1979 Mercury Zephyr Z-7
ZZZ Zephyr… Corporate think: Take a nameplate from a crappy Ford of England import and think that it will sell cars a couple decades later. Uh huh. Aside from that, the Zephyr/ Fairmont Fox Body wasn’t a bad car. I always thought these cars had great hot rod potential as NHRA Pro Stock Champion Bob Glidden campaigned a Fairmont Futura for a couple of seasons. This didn’t change the fact that street versions were aimed at the office professional set.
This car was a running, driving 6cyl. automatic. The body was pretty much rust free except for a hole in the pass. front fender. The interior was in decent shape at the time. Remember that the Fox Body engine bay can hold anything from a 2.3L to a Big Block. Buy it now: $800.
Estate Sale Cadillac: This car was bought new by a friend of my father. It was running and driving at the time I bought the car. If memory serves, it did need brake work. The engine is a 425. (Cadillac downsized the engine in ’78 for better fuel economy- yeah right.) The body is in decent shape, with some surface rust. It has a brown leather interior. This is a car that screams for a satin black overcoat and a wild set of wheels to create a sinister cruiser.
1979 Lincoln Continental MK V
This Lincoln came to me as a result of a friend deciding he needed to save his marriage. At the time, the body looked good (from 20 feet) but it was apparent that there had been some shoddy bodywork done on it. Look at the bottoms of the fenders and rear 1/4s. The car ran and drove very well with the 400cid. engine. The interior is in excellent condition and the glass is good. To discourage the demo-derby crowd, my bottom dollar on this car is $900. We also have another MK V for parts to restore this beauty.
This Monte Carlo was one that I had set aside for a future project. Since I no longer expect to live that long, it is now For Sale. This car has a number of similarities with my ’77 Caprice like the silver body, and the pimpy red velour interior. The body and interior are in decent condition. The 267 c.i. V-8 under the hood is likely past its expiry date and a 350 turns these cars into a hot rod. $995.
One of the neat things that Oldsmobile did in the late ’70s was bring back some well respected name-plates like: 442, and W-30. A few years later, they brought back the Hurst Olds. While you would have a hard time comparing these cars with their storied predecessors, the bones were there if you had the inclination. This ’80 W-30 442 has more than the stickers and badging. Under the hood is a real-deal 455 with an Edelbrock manifold. This car needs somebody to bring it back to life. Are you that somebody? $1200.
If you want to have a ‘stand-out’ car at the local show and shine, this is it: Station Wagon, MOPAR, good body and interior. This car features a solid, mostly rust free body, with a good interior. Mechanically, it needs a transmission. (I have one- included with the sale price.) The ’10 spoke’ wheels in the photos are included and would bring tons of Mopar cool with low-profile tires. The torsion bar suspension can be easily lowered to provide a better street stance. What’s holding you back? Only $1200.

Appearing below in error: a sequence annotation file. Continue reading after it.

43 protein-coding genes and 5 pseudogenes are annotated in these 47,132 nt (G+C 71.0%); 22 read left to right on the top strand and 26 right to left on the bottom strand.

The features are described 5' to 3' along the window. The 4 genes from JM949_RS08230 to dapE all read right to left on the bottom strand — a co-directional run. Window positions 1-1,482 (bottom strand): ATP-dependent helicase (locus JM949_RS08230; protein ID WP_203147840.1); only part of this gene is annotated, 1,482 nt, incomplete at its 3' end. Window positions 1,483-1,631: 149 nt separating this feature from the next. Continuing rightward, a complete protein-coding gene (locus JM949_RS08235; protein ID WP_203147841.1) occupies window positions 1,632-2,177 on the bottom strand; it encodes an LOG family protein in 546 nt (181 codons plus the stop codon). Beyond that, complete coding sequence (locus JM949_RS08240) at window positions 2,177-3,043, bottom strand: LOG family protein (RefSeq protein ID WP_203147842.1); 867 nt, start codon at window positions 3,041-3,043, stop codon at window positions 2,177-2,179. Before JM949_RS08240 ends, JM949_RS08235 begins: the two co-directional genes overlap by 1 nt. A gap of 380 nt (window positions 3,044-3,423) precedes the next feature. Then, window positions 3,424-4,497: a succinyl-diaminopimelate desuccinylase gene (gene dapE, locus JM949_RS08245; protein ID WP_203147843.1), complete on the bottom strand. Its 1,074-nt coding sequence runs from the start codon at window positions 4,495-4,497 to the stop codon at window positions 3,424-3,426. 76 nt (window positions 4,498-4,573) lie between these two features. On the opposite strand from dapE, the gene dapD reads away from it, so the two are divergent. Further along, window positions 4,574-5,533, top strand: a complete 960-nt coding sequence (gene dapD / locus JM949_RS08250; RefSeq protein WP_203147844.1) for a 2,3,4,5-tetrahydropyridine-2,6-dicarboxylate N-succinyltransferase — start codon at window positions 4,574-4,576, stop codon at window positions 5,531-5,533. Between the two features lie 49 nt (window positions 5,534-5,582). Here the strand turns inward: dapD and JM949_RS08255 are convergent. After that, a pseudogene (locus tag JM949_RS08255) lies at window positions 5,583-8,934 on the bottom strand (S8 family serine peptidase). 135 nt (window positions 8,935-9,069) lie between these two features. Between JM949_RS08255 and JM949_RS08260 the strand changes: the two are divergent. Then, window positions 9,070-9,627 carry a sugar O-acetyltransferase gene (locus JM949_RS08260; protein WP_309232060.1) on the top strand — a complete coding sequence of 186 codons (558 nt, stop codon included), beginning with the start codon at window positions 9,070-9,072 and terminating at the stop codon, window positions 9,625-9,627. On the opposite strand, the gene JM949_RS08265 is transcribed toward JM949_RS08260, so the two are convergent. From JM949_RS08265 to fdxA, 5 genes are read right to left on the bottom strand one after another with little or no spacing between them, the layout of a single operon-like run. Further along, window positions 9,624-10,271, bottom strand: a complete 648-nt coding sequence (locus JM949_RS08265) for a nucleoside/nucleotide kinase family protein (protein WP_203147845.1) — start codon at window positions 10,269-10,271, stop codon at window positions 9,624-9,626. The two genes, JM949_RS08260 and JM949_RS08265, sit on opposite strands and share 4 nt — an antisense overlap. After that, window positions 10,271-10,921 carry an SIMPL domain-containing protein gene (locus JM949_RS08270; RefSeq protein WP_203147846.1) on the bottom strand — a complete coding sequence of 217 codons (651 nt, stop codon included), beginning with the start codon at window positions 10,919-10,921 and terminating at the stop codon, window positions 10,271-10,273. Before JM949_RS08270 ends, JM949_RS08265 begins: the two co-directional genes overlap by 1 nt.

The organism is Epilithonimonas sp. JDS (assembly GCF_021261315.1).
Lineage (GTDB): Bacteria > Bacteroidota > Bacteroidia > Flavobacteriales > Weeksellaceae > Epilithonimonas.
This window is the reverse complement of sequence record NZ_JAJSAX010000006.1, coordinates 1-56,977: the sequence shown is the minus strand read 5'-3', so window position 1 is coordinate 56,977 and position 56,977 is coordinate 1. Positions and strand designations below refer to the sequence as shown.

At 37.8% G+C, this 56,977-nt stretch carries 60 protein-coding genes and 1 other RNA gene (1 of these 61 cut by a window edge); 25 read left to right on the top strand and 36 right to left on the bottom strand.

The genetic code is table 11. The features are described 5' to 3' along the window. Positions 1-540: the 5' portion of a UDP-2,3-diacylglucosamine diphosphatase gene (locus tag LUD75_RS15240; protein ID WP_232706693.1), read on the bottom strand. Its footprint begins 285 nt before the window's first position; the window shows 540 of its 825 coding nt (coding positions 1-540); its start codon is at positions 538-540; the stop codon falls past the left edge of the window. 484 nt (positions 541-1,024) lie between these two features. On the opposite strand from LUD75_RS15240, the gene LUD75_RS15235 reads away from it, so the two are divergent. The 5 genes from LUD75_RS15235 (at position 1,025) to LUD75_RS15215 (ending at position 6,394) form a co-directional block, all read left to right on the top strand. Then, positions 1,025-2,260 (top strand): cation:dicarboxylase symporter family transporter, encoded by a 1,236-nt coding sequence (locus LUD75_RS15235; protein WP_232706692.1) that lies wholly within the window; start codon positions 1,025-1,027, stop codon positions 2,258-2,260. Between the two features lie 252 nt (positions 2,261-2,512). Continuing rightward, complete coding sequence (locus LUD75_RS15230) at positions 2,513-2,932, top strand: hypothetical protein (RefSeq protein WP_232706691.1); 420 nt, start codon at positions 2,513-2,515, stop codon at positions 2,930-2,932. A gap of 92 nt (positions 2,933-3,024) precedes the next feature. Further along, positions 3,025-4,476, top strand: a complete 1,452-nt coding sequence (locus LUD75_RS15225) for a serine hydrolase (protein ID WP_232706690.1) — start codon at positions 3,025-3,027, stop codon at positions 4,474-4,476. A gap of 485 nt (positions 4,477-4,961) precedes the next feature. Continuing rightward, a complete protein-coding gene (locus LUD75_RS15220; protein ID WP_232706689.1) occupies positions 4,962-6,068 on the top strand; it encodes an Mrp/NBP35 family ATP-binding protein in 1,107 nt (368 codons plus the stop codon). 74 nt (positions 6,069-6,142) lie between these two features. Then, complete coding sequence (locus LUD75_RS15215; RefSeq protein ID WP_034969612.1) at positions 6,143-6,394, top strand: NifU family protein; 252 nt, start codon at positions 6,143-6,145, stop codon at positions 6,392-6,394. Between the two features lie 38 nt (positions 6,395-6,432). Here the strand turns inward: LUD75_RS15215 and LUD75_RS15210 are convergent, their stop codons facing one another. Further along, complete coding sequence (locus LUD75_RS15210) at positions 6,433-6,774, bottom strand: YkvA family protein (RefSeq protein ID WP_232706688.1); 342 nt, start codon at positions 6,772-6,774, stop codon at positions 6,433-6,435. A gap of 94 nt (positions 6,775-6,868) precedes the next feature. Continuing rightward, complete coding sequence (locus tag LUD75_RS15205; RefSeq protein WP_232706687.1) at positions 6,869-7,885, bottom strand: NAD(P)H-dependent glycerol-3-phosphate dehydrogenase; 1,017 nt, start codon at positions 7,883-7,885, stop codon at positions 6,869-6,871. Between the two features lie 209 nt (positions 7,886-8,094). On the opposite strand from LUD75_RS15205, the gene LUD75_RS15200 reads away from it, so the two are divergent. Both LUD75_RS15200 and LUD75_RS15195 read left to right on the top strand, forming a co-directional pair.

Some people will tell you the ’80s sucked. I disagree. Some of the cars (like the ‘G’ body GM) were a lightened-up and stylish departure from the bumper laden and slovenly offerings from the previous decade. The only thing lacking was good, old horsepower. A friend of mine cured that with his Cutlass Brougham coupe. He installed a W-30 455 with a lumpy cam, dual 4-barrels, and headers to build a world-class sleeper. This Cutlass S t-roof has a 455 that I swapped in from a Delta 88 Royale that was destined for a demolition derby. The trans is a B-O-P TH350. I did not complete the swap as my intention was to put the car together so the next owner could finish and detail the car to suit their taste. The body has minor rust, and the interior is rough, but I have 2 vans full of interior parts. (Needed parts included in Price) $1500.
1982 Ford EXP
1982 Ford EXP: Cute 2 door commuter car that died from poor sales figures. It wasn’t marketed as a sporty car, but British versions of the Escort could be had with serious muscle. Gapp & Roush ran one in Pro Stock, and Jack Roush reportedly built a street racer with a 429. The EXP has a clean body as the engine died at an early age. The Escort GT is included in the price if you want to restore the car with an original type engine. $900. for both.
As the joke goes: A man runs off with his secretary and eventually runs low on money. He phones his soon to be ex-wife and asks her to sell the (Porsche, Cobra- whatever). She agrees. The ad in the newspaper reads: 1965 Shelby Cobra for sale: $500. For some of us, this is as close as we will ever come to owning one of Carrol Shelby’s cars. This ’83 Shelby 2.2 Charger is restorable with minor rust and body damage. It may run as the previous owner was planning to make an ice racer out of the car.
The other Shelby shown is a parts car I am keeping to return my ’82 Rampage back to a 5-speed
1983 RAMPAGE $600.
1983 RAMPAGE Direct Connection edition. (I borrowed the roof wing and ground effects for my Rampage.) Still has the D-C tag on the rad support. This car is likely a better candidate for a parts donor than repair thanks to rusty 1/4 panels and bad body work. Trans or diff is also piled up. Still, it could be fixed if you wanted to badly enough. Selling as-is minus the topper. $600.
1989 DODGE OMNI
Incredible factoid: The Dodge Omni and the ‘K’ car saved Chrysler Corp. from bankruptcy. The Omni itself was a decent car as basic transportation, and became cool when Carroll Shelby gave these cars ‘Street Cred’ by massaging the 2.2L engine. This car is one that I had set aside to build a GLHS clone. The original engine in it tossed a rod. The body is solid, but a couple doors need to be replaced. (Included in price.) $500.